Branching out: Garden centres turn to deliveries to survive
Branching out: Garden centres turn to deliveries to survive as they face losing millions of pounds worth of plants due to coronavirus crisis
- Garden centres are starting home delivery services to prevent stock waste
- Companies delivering locally said they had experienced a boom in request
- Others were handing plants and flowers out for free to community projects
Garden centres faced with the prospect of losing millions of pounds’ worth of plants have started home delivery services to prevent stock going to waste.
Companies delivering locally said they had experienced a boom in requests – with some forced to stop taking new orders, such is the demand.
Others were handing plants and flowers out for free to community projects, schools and NHS workers rather than see them destroyed.
Plants inside a garden centre on April 2. Goulding’s garden centre, near Rosebank, Lanarkshire, said it had been inundated with orders for plants and gardening equipment
A customer notice is displayed at the Plants Galore garden centre in Exeter as it remains open for business today despite being served with a prohibition order from City Council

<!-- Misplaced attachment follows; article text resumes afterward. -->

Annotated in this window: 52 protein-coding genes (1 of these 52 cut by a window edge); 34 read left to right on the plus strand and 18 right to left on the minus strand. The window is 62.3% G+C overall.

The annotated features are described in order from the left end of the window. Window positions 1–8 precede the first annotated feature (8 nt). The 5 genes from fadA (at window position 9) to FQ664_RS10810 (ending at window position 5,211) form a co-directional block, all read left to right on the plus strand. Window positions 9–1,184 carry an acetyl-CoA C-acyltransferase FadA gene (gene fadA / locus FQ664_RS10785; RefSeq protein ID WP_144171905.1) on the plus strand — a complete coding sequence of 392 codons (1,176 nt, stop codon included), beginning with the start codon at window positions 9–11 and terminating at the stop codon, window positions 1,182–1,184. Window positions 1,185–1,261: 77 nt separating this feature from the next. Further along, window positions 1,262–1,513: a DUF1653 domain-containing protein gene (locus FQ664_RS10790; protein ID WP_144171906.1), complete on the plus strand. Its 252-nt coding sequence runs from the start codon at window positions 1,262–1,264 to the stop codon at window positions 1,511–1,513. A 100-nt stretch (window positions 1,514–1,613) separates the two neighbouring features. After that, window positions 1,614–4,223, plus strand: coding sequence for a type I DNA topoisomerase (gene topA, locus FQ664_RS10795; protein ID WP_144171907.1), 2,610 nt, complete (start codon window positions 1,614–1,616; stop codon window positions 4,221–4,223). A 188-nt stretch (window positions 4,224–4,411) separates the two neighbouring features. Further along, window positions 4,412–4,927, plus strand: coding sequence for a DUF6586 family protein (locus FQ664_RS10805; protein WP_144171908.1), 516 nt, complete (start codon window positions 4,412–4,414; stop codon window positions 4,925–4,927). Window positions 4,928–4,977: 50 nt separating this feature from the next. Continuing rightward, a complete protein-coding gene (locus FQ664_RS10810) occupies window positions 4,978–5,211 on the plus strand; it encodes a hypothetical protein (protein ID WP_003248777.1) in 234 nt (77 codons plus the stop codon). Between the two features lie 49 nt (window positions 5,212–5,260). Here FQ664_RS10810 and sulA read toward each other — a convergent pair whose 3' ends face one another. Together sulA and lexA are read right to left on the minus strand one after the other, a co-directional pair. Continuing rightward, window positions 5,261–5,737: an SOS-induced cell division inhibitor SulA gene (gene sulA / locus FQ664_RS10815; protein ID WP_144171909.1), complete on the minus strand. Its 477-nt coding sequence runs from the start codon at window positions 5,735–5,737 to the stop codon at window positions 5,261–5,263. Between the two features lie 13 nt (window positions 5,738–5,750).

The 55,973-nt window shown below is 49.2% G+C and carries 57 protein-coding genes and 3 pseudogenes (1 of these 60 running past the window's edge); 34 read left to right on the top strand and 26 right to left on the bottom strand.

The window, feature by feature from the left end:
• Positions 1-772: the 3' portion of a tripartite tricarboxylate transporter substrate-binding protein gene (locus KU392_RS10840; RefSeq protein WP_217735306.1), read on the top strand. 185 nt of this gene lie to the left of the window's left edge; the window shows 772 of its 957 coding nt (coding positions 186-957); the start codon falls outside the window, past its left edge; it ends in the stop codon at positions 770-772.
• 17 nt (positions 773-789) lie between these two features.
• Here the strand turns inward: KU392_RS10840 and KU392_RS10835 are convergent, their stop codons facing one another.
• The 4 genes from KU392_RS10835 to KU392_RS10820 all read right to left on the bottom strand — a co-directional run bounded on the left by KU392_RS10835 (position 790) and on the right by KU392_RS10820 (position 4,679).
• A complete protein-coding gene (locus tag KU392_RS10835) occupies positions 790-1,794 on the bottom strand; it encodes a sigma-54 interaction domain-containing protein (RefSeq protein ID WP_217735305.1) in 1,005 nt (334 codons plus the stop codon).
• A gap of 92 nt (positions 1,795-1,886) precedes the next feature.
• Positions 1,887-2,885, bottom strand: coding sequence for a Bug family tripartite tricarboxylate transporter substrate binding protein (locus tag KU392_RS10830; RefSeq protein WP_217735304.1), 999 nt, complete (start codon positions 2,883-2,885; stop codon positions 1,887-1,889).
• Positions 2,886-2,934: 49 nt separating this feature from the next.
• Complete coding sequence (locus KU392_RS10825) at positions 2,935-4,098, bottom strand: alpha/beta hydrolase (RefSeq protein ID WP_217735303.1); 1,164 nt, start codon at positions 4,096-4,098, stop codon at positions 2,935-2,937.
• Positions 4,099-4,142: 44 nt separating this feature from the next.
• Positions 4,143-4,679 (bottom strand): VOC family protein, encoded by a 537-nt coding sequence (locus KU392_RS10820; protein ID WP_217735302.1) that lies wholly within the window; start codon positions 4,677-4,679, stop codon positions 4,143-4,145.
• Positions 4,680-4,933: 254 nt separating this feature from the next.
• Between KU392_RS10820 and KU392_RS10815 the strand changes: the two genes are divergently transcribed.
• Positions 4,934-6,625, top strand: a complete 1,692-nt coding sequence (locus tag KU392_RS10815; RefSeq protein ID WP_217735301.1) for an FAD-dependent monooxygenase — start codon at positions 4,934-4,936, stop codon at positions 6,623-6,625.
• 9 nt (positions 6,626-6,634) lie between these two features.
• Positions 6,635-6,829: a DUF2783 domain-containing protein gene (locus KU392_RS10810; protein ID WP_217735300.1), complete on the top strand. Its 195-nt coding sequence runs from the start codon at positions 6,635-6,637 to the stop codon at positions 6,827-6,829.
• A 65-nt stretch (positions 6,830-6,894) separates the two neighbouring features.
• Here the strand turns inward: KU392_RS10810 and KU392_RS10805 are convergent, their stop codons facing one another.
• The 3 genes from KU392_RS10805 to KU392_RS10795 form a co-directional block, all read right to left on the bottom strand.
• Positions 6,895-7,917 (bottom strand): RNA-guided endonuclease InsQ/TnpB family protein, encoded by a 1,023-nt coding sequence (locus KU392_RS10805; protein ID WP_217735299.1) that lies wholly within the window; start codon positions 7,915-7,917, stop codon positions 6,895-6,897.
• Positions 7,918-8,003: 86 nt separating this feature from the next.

The Horticultural Trades Association has warned that millions of plants, shrubs and trees could be binned in the coming weeks following the closure of 2,000 garden centres and nurseries at what is typically their busiest time of the year.
Goulding’s garden centre, near Rosebank, Lanarkshire, said it had been inundated with orders for plants and gardening equipment.
Though not selling its full range of products, the company is offering to deliver items including packs of bedding plants, compost and weedkiller. Meanwhile, a nearby plant nursery has put on a spectacular rainbow display in a message of hope amid the crisis.
Reynard Nursery in Carluke has arranged 27,000 plants to create a multi-coloured scene with around 160,000 flowers.
The flowers would otherwise have gone to waste as lockdown measures prevent people from leaving their homes for anything other than food, medicine and to take exercise.
In a video posted online, nursery owner Garry Young, his wife Sheena and their two sons, Alan and Andrew, show off their floral creation. Mr Young said: ‘What we’ve done has been inspired by the Chase the Rainbow campaign that the children are using to raise hope.
‘We used plants here that were otherwise going to get thrown out. We hope people will see this and be inspired to hope during the coronavirus outbreak – and bring a bit of happiness all round.’
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